‘Amen!’ quoth Orestes, with a sneer: and he would have said Amen in good earnest, had he been able to take the liberty — which we shall — and listen to Cyril’s answer to Peter, the tall reader.
‘From Hypatia’s, you say? Why, he only returned to the city this morning.’
‘I saw his four-in-hand standing at her door, as I came down the Museum Street hither, half an hour ago.’
‘And twenty carriages besides, I don’t doubt?’
‘The street was blocked up with them. There! Look round the corner now. — Chariots, litters, slaves, and fops. — When shall we see such a concourse as that where it ought to be?’
Cyril made no answer; and Peter went on —‘Where it ought to be, my father — in front of your door at the Serapeium?’
‘The world, the flesh, and the devil know their own, Peter: and as long as they have their own to go to, we cannot expect them to come to us.’
‘But what if their own were taken out of the way?’
‘They might come to us for want of better amusement. . . . devil and all. Well — if I could get a fair hold of the two first, I would take the third into the bargain, and see what could be done with him. But never, while these lecture-rooms last — these Egyptian chambers of imagery — these theatres of Satan, where the devil transforms himself into an angel of light, and apes Christian virtue, and bedizens his ministers like ministers of righteousness, as long as that lecture-room stands and the great and the powerful flock to it, to learn excuses for their own tyrannies and atheisms, so long will the kingdom of God be trampled under foot in Alexandria; so long will the princes of this world, with their gladiators, and parasites, and money-lenders, be masters here, and not the bishops and priests of the living God.’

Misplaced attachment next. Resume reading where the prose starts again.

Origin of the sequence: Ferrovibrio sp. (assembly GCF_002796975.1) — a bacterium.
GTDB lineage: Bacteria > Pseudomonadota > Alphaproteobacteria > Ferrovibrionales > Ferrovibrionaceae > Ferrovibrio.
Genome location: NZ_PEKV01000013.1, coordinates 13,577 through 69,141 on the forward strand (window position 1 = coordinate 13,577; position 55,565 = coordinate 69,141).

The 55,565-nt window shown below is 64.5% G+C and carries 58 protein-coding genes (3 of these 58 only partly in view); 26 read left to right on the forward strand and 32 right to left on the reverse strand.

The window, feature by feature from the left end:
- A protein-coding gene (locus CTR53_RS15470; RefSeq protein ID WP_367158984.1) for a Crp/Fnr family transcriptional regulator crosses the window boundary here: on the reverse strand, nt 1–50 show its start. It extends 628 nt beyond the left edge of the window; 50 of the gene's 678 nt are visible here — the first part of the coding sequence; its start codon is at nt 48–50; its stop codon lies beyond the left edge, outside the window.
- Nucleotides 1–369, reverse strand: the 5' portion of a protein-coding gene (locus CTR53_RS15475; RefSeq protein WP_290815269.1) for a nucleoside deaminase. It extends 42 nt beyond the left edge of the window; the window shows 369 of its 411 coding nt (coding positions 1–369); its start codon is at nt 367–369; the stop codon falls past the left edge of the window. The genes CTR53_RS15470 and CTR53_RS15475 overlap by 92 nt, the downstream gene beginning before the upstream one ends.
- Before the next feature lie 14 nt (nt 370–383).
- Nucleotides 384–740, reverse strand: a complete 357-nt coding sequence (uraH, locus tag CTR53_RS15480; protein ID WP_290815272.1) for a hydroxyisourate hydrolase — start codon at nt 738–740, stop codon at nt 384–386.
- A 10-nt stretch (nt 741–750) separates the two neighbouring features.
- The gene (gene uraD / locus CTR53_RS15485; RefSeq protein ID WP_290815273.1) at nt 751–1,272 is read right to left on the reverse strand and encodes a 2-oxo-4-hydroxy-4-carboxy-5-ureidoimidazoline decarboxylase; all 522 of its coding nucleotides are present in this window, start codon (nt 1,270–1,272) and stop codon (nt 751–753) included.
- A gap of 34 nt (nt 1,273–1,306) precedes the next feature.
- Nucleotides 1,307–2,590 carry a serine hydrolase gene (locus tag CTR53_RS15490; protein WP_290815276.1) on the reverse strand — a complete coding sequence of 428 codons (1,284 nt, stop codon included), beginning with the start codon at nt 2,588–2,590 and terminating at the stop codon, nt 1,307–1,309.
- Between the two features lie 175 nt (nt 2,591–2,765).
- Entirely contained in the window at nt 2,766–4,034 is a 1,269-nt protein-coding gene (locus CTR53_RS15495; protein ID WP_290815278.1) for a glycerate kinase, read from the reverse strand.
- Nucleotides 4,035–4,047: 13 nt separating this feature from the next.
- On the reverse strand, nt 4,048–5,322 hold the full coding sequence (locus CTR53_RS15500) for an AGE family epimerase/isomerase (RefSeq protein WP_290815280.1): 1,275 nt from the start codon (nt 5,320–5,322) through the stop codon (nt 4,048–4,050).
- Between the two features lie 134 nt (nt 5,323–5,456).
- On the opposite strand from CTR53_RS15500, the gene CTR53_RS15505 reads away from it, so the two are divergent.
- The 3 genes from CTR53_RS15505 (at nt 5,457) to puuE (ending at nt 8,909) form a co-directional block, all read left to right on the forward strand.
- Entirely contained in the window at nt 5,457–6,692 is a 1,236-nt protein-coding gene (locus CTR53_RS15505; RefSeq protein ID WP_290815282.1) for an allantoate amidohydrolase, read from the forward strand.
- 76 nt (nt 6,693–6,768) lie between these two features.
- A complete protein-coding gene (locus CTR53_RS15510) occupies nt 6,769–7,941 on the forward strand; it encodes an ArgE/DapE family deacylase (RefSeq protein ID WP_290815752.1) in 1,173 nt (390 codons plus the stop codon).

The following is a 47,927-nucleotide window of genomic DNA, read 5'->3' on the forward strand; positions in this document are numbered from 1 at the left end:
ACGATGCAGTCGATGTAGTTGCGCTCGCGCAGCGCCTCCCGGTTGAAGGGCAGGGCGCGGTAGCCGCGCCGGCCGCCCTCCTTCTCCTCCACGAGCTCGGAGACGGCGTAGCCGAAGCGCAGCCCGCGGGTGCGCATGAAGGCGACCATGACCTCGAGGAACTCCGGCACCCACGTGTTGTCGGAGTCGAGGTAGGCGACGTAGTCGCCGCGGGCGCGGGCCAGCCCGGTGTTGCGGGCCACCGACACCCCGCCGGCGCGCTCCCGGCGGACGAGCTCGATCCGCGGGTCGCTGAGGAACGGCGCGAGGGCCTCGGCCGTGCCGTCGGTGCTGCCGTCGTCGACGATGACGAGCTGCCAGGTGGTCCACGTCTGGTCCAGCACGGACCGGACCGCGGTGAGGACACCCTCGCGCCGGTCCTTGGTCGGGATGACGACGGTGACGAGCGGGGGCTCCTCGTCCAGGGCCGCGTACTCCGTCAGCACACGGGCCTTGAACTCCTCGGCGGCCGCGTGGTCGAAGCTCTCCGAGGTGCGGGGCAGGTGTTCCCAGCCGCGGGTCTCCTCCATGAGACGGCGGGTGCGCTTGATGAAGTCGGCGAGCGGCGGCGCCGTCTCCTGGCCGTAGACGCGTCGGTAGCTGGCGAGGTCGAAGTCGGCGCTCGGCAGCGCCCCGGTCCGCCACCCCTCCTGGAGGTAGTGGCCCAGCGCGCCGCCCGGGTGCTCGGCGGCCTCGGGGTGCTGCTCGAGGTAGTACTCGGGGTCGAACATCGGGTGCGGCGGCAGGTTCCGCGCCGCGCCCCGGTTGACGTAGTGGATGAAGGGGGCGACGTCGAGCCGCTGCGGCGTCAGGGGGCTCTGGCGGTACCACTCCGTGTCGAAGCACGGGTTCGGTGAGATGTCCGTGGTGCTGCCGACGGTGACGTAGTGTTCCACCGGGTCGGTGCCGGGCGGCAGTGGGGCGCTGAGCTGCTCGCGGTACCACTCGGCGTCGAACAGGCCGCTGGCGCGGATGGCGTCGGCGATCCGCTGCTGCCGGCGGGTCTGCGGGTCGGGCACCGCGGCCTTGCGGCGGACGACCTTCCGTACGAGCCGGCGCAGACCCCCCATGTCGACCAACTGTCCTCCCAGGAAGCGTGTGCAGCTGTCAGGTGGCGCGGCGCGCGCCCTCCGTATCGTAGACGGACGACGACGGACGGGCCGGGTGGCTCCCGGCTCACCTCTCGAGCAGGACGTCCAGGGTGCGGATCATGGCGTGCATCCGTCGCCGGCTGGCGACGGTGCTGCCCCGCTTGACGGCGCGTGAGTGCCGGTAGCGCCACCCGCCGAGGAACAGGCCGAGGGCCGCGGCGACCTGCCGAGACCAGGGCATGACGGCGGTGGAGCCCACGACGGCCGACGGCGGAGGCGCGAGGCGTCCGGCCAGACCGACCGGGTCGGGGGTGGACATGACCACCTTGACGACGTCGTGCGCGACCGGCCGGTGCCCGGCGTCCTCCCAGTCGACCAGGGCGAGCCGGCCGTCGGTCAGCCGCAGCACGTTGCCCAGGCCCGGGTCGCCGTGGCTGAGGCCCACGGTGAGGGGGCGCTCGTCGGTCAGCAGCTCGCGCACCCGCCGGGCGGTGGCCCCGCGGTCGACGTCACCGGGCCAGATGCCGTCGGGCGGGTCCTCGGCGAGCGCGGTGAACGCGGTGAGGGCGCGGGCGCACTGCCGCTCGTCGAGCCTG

It was now Peter’s turn to be silent; and as the two, with their little knot of district-visitors behind them, walk moodily along the great esplanade which overlooked the harbour, and then vanish suddenly up some dingy alley into the crowded misery of the sailors’ quarter, we will leave them to go about their errand of mercy, and, like fashionable people, keep to the grand parade, and listen again to our two fashionable friends in the carved and gilded curricle with four white blood-horses.
‘A fine sparkling breeze outside the Pharos, Raphael — fair for the wheat-ships too.’
‘Are they gone yet?
‘Yes — why? I sent the first fleet off three days ago; and the rest are clearing outwards to-day.’
‘Oh! — ah — so! — Then you have not heard from Heraclian?’
‘Heraclian? What the-blessed saints has the Count of Africa to do with my wheat-ships?’
‘Oh, nothing. It’s no business of mine. Only he is going to rebel. . . . But here we are at your door.’
‘To what?’ asked Orestes, in a horrified tone.
‘To rebel, and attack Rome.’
‘Good gods — God, I mean. A fresh bore! Come in, and tell a poor miserable slave of a governor — speak low, for Heaven’s sake! — I hope these rascally grooms haven’t overheard you.’
‘Easy to throw them into the canal, if they have,’ quoth Raphael, as he walked coolly through hall and corridor after the perturbed governor.
Poor Orestes never stopped till he reached a little chamber of the inner court, beckoned the Jew in after him, locked the door, threw himself into an arm-chair, put his hands on his knees, and sat, bending forward, staring into Raphael’s face with a ludicrous terror and perplexity.
‘Tell me all about it. Tell me this instant.’
‘I have told you all I know,’ quoth Raphael, quietly seating himself on a sofa, and playing with a jewelled dagger. ‘I thought, of course, that you were in the secret, or I should have said nothing. It’s no business of mine, you know.’
Orestes, like most weak and luxurious men, Romans especially, had a wild-beast vein in him — and it burst forth.